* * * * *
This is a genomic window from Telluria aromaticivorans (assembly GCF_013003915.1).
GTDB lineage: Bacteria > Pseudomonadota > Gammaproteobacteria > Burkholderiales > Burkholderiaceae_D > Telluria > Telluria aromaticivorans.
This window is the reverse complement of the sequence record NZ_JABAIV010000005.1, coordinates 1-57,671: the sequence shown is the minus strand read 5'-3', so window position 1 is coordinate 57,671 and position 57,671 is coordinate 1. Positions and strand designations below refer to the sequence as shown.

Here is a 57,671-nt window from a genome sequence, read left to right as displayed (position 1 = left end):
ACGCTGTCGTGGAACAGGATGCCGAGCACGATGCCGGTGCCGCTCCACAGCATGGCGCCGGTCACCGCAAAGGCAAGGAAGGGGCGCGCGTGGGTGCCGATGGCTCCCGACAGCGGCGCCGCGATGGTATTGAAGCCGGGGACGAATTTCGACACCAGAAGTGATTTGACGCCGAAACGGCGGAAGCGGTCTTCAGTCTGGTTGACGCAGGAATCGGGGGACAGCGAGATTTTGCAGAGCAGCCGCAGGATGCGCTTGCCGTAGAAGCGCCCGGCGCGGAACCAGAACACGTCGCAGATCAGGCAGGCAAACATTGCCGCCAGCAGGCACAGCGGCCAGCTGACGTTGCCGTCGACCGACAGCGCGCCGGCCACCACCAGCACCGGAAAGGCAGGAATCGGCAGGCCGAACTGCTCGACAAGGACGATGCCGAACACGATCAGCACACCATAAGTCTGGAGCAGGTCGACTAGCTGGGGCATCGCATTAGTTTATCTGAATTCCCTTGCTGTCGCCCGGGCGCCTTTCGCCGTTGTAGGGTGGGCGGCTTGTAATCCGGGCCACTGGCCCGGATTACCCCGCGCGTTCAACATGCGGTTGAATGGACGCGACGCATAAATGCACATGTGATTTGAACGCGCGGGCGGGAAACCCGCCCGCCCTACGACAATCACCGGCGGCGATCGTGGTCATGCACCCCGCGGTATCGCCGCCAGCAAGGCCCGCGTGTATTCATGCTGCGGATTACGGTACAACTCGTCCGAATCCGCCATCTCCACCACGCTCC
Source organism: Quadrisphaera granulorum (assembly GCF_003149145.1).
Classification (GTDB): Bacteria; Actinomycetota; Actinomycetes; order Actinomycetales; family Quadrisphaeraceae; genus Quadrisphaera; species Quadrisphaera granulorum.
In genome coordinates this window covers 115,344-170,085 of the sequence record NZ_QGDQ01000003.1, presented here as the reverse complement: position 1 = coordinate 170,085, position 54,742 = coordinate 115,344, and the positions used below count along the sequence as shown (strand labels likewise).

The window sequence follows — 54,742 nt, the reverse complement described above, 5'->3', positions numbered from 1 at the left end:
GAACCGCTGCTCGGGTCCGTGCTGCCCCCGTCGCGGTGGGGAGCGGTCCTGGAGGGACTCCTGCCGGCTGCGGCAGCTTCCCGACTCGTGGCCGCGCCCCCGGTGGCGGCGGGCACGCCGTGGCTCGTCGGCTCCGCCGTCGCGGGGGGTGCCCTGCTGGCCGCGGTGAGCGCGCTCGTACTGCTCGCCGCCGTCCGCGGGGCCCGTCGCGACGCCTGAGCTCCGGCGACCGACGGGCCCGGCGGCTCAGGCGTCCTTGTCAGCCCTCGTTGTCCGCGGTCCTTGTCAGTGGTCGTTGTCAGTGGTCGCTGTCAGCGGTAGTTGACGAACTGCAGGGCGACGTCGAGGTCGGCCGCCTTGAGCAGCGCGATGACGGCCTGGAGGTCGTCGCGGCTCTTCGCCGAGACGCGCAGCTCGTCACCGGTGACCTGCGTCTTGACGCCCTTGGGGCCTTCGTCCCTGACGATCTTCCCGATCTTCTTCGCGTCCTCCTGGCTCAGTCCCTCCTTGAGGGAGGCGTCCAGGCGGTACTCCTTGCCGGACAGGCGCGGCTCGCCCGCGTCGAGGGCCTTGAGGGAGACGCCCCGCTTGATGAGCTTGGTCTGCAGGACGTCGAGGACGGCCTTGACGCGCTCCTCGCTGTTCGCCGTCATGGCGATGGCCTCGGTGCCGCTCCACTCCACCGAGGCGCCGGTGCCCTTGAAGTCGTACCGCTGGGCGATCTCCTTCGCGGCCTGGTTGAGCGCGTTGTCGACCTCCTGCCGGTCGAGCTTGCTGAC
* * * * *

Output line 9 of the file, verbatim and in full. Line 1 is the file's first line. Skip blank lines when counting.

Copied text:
The window sequence follows — 54,742 nt, the reverse complement described above, 5'->3', positions numbered from 1 at the left end: